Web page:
Sometimes I wonder if technology makes us more productive, or allows us to procrasinate just a little longer.
A couple of weeks ago, Clint and I were invited by Horizon Energy Systems to be part of their Sunpower beta solar monitoring program for residential customers. We had written about our experience with Horizon Energy Systems previously when they first installed our system. The beta program includes installation of a wireless communications component that hooks into our inverter and transmits energy production information to two clients: a web site and a LCD wireless display panel.
The benefit of a solar monitoring system beside being ultra-cool is that one can get a status of the production level of the system remotely, from anywhere with internet connection. With the web client, I can be anywhere and still report on the latest statistics of our system.
Yet I am two days late with my usual month-end report.
The problem is there is another nifty feature to this monitoring system; the ability, like on Yahoo or Google Finance, to go back in time and see the production yield of a given hour, day or year. Prior to this, I had to record the numbers from the inverter that particular day or forever lose the data. It is this feature that allowed me not to sweat it when it became clear to me this past Thursday as I was touring some government customer sites that I would be too busy to write a blog entry.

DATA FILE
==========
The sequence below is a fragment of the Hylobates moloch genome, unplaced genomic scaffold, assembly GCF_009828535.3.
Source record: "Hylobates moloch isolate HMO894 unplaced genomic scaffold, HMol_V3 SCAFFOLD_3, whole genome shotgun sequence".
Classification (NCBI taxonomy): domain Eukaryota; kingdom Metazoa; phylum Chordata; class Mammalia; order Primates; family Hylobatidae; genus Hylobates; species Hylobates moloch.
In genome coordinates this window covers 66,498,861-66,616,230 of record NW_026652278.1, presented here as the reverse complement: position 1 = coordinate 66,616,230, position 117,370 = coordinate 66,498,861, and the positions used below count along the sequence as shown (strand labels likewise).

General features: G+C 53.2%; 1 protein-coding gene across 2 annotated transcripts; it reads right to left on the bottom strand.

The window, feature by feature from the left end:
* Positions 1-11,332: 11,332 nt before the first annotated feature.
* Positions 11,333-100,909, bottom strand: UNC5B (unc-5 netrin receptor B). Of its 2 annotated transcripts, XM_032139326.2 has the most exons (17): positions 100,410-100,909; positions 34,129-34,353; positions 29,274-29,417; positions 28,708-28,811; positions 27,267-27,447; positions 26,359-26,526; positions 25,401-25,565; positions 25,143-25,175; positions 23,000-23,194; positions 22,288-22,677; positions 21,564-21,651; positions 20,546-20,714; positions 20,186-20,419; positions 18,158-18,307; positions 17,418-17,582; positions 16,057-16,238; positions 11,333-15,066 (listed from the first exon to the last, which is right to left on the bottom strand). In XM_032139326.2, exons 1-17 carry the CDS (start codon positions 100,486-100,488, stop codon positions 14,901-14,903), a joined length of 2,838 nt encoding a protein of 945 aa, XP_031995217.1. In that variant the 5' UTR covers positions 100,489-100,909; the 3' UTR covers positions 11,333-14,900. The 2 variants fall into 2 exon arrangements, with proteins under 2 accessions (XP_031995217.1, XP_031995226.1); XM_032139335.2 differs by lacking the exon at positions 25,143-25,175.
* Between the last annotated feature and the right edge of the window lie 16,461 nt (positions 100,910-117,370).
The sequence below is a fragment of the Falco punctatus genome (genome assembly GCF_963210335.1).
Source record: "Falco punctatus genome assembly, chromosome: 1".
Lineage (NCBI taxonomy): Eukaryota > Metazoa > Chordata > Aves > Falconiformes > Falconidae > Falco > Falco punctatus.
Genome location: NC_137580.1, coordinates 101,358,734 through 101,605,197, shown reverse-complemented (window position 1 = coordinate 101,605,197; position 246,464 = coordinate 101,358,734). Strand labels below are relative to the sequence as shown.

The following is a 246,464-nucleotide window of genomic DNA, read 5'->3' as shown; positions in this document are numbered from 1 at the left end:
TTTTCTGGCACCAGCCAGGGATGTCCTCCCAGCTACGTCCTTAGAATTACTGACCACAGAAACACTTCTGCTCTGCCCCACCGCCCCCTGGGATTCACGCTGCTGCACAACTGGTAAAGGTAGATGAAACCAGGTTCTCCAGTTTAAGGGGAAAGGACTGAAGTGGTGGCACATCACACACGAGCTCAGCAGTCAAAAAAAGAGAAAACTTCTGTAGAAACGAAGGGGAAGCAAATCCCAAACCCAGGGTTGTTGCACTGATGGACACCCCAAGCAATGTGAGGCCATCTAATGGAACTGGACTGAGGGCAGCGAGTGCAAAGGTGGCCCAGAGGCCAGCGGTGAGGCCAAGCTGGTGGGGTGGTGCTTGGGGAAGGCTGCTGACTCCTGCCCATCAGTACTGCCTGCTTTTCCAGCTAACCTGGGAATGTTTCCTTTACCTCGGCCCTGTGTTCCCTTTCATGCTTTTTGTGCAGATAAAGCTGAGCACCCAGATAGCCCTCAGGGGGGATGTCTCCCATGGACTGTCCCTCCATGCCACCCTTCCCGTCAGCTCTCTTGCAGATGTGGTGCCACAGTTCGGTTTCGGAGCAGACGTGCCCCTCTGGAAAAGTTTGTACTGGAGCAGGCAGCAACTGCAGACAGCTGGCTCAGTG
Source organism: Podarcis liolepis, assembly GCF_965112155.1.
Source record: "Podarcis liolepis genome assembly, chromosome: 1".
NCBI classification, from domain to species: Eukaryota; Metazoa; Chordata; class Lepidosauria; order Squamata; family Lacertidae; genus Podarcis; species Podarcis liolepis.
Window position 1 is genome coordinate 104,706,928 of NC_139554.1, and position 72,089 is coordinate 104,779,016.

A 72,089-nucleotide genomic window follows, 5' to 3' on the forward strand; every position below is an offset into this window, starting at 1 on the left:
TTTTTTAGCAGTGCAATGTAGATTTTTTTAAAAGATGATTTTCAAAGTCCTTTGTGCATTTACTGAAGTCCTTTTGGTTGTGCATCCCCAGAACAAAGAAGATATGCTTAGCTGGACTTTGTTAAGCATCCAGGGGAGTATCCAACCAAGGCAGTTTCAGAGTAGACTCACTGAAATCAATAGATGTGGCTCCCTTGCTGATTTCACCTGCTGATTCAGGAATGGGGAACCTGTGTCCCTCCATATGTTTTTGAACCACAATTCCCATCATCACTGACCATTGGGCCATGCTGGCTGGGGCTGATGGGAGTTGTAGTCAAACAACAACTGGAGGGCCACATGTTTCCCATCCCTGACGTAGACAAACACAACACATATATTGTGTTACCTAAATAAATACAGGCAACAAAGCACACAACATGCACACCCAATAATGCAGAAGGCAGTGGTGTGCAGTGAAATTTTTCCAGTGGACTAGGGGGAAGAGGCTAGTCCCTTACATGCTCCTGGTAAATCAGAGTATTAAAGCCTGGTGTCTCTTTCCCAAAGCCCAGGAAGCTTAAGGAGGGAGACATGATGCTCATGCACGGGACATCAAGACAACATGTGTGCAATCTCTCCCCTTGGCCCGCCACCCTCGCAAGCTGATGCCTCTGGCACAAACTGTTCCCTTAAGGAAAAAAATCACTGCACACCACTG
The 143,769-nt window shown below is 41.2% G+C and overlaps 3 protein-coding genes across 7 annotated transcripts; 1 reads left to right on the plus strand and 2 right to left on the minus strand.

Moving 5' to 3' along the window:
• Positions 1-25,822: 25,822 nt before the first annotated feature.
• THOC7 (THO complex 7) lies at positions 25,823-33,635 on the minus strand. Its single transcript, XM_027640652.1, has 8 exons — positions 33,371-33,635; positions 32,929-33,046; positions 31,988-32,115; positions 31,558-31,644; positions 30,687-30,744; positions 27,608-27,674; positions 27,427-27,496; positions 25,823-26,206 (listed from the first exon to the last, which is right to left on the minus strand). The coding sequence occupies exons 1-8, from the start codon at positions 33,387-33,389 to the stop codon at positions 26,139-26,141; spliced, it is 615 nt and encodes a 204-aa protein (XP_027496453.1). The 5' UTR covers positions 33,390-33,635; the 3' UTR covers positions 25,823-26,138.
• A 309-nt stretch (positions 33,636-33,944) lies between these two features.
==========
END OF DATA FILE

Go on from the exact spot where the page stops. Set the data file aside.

Maybe this piece of technology did enable me to procrasinate just a little bit, or maybe it allowed me to have my cake and eat it too. Seeing the government agency sites gave me some wonderful insights, and now I have my solar update completed as well.
Installing the wireless communication component which is left of the original inverter that was installed. Right side plants are part of my “suburban garden” which some of you may know about if you follow this blog.
Close up of the wireless communication component (left) and the inverter (right).
Shawn from Horizon Energy System getting the account set up on Sunpower’s side. In future, Sunpower would be able to know if the solar system is not working if there is a large drop in production and send someone to take a look at it before we may even know about it. Having web-clients is great…for example, if Clint and I are in some wonderful place like Loreto, we can still log-in and check on the solar production status in San Jose, California!